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Project Description
# LLAMA

[![travis-ci-status](https://travis-ci.org/dropbox/llama.svg?branch=master)](https://travis-ci.org/dropbox/llama) [![pypi-llama](https://img.shields.io/pypi/v/llama.svg?style=flat)](https://pypi.python.org/pypi/llama)

![llama-logo](./docs/llama-logo.png)

**LLAMA** is a deployable service which artificially produces
traffic for measuring network performance between endpoints.

LLAMA uses UDP socket level operations to support multiple QoS
classes. UDP datagrams are fast, efficient, and will hash
across ECMP paths in large networks to uncover faults and erring
interfaces. LLAMA is written in pure Python for maintainability.


## Okay, but not yet

LLAMA will eventually have all those capabilities, but not yet.
For instance, there it does not currently provide UDP or QOS
functionality, but will send test traffic using `hping3`
It's currently being tested in *Alpha* at Dropbox through
experimental correlation. See the TODO list below for more plans.


# Problem
Measure the following between groups of endpoints across a network:
* round-trip latency
* packet loss


# Solution

1. A `collector` sends traffic and produces measurements
2. A `reflector` replies to the `collector`
3. A `scraper` places measurements from `collectors` into a TSDB (timeseries database)

| <img src="./docs/collector.png" height="300px"> | <img src="./docs/overview.png" height="300px"> |
| ---- | ---- |


## MVP Design Decisions

In order to built a minimally viable product first, the following decisions were made:

1. Python for maintainability (still uncovering how this will scale)
2. Initially TCP (hping3), then UDP (sockets)
3. InfluxDB for timeseries database
4. Grafana for UI, later custom web UI


## ICMP vs. TCP vs. UDP

* **ICMP:** send echo-request; reflector sends back echo-reply (IP stack handles this natively)
* **TCP:** send `TCP SYN` to `tcp/0`; reflector sends back `TCP RST+ACK`; source port increments (IP stack handles natively)
* **UDP:** send `UDP` datagram to receiving port on reflector; reflector replies; source port increments (relies on Reflector agent)

Sending ICMP pings or sending TCP/UDP traffic all result in different behaviors. ICMP is useful to test reachability but generally not useful for testing multiple ECMP paths in a large or complex network fabric.

TCP can test ECMP paths, but in order to work without a reflector agent, needs to trick the TCP/IP stack on the reflecting host by sending to `tcp/0`. TCP starts breaking down at high transmission volumes because the host fails to respond to some `SYN` packets with `RST+ACK`. However, the approach with TCP fits for an MVP model.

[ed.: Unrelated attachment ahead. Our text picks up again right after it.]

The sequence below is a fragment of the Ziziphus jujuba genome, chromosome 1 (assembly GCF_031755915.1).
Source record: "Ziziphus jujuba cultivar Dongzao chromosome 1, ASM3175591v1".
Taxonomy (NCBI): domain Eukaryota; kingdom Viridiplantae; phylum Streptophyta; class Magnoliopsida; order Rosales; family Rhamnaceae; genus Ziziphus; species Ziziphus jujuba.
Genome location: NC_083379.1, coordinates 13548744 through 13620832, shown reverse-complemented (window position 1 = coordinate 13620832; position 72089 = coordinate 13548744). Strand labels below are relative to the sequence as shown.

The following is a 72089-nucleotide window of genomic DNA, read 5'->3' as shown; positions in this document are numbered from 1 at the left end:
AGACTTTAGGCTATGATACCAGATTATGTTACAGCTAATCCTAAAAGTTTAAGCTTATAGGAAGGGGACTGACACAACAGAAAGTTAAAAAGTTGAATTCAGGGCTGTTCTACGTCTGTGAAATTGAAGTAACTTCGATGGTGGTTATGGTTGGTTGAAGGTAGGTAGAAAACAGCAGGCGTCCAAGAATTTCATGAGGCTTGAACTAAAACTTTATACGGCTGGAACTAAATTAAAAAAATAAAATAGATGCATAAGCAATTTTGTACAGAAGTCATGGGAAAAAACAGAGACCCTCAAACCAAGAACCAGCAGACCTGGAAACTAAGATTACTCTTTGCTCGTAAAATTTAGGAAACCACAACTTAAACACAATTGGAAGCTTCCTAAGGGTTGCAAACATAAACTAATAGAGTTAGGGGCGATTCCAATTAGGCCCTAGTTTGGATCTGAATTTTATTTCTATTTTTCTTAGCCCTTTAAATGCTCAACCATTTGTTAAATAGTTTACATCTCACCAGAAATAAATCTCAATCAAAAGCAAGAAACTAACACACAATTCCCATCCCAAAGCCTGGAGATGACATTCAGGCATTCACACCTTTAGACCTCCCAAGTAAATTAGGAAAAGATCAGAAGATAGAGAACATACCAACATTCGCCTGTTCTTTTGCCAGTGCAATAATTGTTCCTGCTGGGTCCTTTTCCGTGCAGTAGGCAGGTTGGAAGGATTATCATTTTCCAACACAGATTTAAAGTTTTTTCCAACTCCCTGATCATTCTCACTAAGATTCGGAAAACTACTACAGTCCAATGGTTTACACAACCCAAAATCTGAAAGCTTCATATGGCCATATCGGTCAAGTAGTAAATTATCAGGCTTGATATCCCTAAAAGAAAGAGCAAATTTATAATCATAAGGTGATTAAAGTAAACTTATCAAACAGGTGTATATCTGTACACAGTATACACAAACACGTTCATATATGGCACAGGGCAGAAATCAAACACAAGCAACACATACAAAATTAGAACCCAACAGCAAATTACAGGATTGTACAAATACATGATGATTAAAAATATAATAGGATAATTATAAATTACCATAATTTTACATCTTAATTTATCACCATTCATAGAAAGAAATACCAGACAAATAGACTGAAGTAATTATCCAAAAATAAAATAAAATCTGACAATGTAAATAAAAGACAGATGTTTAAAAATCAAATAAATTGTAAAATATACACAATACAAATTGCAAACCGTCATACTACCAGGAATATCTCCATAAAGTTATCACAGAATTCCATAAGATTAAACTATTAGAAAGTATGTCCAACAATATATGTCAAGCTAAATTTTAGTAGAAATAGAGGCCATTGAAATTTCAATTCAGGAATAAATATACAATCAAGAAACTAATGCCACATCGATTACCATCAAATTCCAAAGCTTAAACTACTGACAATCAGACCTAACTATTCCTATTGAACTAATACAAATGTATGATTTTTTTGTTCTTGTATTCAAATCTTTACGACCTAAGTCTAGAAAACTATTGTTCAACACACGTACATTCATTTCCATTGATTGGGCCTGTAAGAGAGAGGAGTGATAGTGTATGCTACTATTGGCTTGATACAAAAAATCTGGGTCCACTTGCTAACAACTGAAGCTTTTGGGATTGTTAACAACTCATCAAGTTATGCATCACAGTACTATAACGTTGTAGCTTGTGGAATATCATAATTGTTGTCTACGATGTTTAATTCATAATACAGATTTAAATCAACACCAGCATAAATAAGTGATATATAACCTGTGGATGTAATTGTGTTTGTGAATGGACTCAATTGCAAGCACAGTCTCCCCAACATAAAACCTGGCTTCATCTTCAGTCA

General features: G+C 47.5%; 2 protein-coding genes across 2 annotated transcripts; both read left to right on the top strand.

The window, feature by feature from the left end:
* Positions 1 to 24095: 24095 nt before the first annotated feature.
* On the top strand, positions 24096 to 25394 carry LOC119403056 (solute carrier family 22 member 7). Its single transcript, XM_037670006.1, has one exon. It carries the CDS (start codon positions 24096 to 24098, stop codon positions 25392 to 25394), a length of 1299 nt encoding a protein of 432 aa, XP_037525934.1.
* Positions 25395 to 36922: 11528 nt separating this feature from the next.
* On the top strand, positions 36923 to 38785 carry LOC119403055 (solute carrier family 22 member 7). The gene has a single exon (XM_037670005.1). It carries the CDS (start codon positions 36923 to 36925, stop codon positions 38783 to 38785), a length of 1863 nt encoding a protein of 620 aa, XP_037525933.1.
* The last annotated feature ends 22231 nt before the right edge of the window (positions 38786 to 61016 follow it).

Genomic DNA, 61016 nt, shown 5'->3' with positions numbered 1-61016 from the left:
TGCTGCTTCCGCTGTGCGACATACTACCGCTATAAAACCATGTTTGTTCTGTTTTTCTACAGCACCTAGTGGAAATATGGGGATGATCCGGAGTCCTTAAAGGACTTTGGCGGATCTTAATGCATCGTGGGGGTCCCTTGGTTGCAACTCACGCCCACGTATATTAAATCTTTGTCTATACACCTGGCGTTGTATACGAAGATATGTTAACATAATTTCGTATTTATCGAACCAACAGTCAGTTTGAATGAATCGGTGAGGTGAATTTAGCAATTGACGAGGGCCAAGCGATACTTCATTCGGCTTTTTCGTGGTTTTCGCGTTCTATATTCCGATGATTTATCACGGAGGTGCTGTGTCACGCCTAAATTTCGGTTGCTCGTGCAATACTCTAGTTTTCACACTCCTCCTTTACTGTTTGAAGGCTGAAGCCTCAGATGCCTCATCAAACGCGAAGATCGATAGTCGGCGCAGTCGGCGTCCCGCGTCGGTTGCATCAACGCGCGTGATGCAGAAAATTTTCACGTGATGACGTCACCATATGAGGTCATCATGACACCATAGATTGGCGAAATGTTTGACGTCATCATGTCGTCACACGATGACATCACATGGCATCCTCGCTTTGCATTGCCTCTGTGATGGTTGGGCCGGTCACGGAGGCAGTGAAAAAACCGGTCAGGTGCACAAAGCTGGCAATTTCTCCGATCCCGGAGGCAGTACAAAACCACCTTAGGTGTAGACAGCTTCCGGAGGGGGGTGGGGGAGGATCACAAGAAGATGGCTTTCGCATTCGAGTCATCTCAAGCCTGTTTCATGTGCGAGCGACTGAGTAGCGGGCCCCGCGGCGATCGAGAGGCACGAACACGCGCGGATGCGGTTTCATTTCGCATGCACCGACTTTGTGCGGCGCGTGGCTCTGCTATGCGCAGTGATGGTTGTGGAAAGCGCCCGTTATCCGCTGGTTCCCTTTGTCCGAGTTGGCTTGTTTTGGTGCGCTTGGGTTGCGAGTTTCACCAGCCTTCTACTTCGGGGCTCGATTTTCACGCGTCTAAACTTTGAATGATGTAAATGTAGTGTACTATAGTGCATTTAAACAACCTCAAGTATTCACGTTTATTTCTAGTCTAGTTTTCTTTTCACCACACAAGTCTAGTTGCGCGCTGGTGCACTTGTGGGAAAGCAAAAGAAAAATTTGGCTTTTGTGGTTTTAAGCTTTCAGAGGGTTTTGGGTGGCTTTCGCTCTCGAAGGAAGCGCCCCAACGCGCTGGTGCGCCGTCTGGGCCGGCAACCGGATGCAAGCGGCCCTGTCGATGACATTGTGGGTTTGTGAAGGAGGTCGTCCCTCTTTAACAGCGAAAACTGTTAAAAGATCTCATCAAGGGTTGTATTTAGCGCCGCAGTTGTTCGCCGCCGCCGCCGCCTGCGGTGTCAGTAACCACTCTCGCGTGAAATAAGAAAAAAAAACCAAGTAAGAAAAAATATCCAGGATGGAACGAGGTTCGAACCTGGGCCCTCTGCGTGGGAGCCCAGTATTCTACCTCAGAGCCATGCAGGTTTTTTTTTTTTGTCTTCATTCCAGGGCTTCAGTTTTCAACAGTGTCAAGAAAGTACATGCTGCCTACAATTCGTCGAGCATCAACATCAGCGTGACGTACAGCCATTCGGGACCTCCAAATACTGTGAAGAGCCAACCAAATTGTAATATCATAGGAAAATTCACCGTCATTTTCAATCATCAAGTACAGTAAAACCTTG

UDP can be supported with a reflector agent which knows how to respond quickly to UDP datagrams. There's no trickery here -- UDP was designed to work

| | ICMP | TCP | UDP |
| --- |:---:|:---:|:---:|
| Easy implementation | ✓ | ✓ | |
| Hashes across LACP/ECMP paths | | ✓ | ✓ |
| Works without Reflector agent | ✓ | ✓ | |


## Collector Agent
<img src="./docs/collector_influxdata.png" height="600px" align="right">
The collector agent is responsible for probing other hosts, or 'reflectors', and exposing the latency and loss measurements. Those measurements are exposed via a very simple JSON API. The data can be presented in the InfluxDB data format for direct ingestion into the timeseries database.

> NOTE: The Collector agent could be easily extended to support other timeseries databases. This could be a great entry point for plugins.

<img src="./docs/collector_httpserver.png" height="300px">


## Collector Configuration

The configuration for each collector is just a simple YAML file, which could be easily generated at scale for larger networks. Each target is comprised of a `hostname` (or IP address) and key=value `tags`. The tags are automatically exposed through the Collector API to later become part of timeseries data. `src_hostname` and `dst_hostname` are automatically added by the Collector.

```
# LLAMA Collector Config for host: collector01

reflector01:
rack: 01
cluster: aa
datacenter: iad
reflector02:
rack: 01
cluster: bb
datacenter: iad
```


## LLAMA's UDP Support
TBD


# TODO
- [x] Implement MVP product
- [x] TCP library (using `hping3` in a shell)
- [x] Collector agent
- [x] Scraper agent
- [x] JSON API for InfluxDB (`/influxdata`)
- [x] JSON API for generic data (`/latency`)
- [x] Implement UDP library (using sockets)
- [x] Implement Reflector UDP agent
- [x] Write bin runscripts for UDP Sender/Reflector CLI utilities
- [x] Hook UDP library into Collector process
- [x] Integrate Travis CI tests
- [ ] Add support for QOS
- [ ] Add monitoring timeseries for Collectors
- [ ] Write matrix-like UI for InfluxDB timeseries
- [ ] Document timeseries aggregation to pinpoint loss


# Acknowledgements / References

* Inspired by: https://www.youtube.com/watch?v=N0lZrJVdI9A
* with slides: https://www.nanog.org/sites/default/files/Lapukhov_Move_Fast_Unbreak.pdf
* Concepts borrowed from: https://github.com/facebook/UdpPinger/
Release History

Release History

0.0.1a6

This version

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0.0.1a5

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0.0.1a4

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0.0.1a3

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0.0.1a2

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0.0.1a1

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Download Files

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File Name & Checksum SHA256 Checksum Help Version File Type Upload Date
llama-0.0.1a6-py2-none-any.whl (34.4 kB) Copy SHA256 Checksum SHA256 py2 Wheel Dec 1, 2016
llama-0.0.1a6.tar.gz (383.5 kB) Copy SHA256 Checksum SHA256 Source Dec 1, 2016

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